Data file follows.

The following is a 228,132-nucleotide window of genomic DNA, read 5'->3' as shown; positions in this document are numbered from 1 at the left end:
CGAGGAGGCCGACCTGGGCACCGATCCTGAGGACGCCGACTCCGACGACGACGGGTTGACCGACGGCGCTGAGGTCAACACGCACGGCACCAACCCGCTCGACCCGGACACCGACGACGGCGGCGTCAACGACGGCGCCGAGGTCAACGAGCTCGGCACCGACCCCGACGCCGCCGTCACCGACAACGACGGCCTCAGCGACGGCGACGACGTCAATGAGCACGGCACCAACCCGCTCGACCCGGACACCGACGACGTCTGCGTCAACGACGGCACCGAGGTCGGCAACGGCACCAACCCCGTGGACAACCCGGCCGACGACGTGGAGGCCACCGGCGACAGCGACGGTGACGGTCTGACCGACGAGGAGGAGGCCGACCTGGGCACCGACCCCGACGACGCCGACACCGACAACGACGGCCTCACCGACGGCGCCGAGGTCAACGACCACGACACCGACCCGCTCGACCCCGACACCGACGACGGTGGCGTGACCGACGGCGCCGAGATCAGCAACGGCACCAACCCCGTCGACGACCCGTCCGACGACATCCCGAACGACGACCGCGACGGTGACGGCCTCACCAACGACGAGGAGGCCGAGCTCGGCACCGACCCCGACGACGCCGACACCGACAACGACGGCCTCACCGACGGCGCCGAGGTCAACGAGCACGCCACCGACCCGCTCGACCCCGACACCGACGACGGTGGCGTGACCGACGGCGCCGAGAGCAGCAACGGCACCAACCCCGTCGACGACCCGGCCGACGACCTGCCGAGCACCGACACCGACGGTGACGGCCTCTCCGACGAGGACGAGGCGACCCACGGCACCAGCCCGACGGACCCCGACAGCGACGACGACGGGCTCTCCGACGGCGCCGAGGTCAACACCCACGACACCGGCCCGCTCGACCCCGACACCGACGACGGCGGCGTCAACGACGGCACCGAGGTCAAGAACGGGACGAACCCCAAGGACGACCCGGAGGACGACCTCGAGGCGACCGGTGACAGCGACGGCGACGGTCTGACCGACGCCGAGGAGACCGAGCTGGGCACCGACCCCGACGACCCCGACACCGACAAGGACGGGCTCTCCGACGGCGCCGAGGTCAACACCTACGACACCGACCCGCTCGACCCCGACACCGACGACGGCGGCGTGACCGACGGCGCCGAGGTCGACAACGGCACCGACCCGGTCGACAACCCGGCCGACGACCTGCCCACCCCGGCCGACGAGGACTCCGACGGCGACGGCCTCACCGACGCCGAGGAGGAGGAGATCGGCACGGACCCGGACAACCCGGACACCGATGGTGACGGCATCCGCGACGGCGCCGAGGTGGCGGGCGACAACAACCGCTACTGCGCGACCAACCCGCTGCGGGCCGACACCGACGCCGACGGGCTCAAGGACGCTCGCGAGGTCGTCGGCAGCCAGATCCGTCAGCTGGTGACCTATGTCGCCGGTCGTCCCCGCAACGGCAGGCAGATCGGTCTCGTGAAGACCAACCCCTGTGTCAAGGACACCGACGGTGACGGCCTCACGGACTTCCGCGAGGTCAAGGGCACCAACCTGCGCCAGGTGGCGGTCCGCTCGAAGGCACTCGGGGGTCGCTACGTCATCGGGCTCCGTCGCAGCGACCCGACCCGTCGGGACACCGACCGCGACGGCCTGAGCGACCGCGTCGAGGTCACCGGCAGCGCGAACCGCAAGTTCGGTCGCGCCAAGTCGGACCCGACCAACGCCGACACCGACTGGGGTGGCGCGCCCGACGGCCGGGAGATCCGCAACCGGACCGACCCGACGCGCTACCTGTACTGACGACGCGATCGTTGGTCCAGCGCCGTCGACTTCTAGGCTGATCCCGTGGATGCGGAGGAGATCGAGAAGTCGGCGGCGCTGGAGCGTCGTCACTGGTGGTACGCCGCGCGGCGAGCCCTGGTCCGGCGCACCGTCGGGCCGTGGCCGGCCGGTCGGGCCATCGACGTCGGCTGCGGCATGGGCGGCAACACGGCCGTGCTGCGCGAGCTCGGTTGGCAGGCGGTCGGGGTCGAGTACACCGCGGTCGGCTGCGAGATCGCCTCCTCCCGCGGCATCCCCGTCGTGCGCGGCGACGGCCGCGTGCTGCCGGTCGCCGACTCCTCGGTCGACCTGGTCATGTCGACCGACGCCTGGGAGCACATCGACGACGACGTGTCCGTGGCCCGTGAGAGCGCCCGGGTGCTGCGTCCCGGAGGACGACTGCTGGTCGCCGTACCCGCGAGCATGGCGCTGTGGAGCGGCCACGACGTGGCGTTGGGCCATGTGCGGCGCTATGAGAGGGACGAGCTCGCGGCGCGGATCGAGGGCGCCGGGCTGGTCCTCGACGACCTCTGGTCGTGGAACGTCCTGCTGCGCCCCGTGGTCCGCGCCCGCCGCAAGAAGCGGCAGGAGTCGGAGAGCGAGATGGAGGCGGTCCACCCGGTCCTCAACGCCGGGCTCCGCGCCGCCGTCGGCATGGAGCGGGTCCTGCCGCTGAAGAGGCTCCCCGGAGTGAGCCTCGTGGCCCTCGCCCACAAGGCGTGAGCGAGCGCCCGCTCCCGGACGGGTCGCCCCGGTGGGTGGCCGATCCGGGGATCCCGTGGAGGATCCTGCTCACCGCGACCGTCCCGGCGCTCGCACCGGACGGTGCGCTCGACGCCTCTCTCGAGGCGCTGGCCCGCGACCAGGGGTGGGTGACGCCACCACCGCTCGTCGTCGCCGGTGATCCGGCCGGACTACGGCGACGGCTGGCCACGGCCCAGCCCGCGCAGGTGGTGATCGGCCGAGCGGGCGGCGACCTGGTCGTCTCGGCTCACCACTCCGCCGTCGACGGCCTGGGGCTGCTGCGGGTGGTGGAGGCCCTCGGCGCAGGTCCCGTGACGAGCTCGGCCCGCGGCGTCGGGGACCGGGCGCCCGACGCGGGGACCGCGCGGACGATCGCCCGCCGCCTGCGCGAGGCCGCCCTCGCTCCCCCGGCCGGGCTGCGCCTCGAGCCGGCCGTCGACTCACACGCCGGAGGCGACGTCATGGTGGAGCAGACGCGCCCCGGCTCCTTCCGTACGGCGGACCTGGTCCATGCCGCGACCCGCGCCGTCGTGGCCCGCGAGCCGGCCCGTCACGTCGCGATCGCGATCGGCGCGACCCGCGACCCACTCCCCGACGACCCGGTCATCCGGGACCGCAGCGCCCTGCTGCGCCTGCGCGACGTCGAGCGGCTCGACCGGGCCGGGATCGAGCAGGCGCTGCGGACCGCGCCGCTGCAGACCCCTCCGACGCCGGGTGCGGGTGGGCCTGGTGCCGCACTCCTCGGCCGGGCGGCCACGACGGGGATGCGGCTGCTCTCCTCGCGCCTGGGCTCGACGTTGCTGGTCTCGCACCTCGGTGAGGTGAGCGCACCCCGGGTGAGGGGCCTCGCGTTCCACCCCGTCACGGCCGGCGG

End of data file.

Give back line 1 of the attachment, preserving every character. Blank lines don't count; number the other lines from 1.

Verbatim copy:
The following is a 228,132-nucleotide window of genomic DNA, read 5'->3' as shown; positions in this document are numbered from 1 at the left end: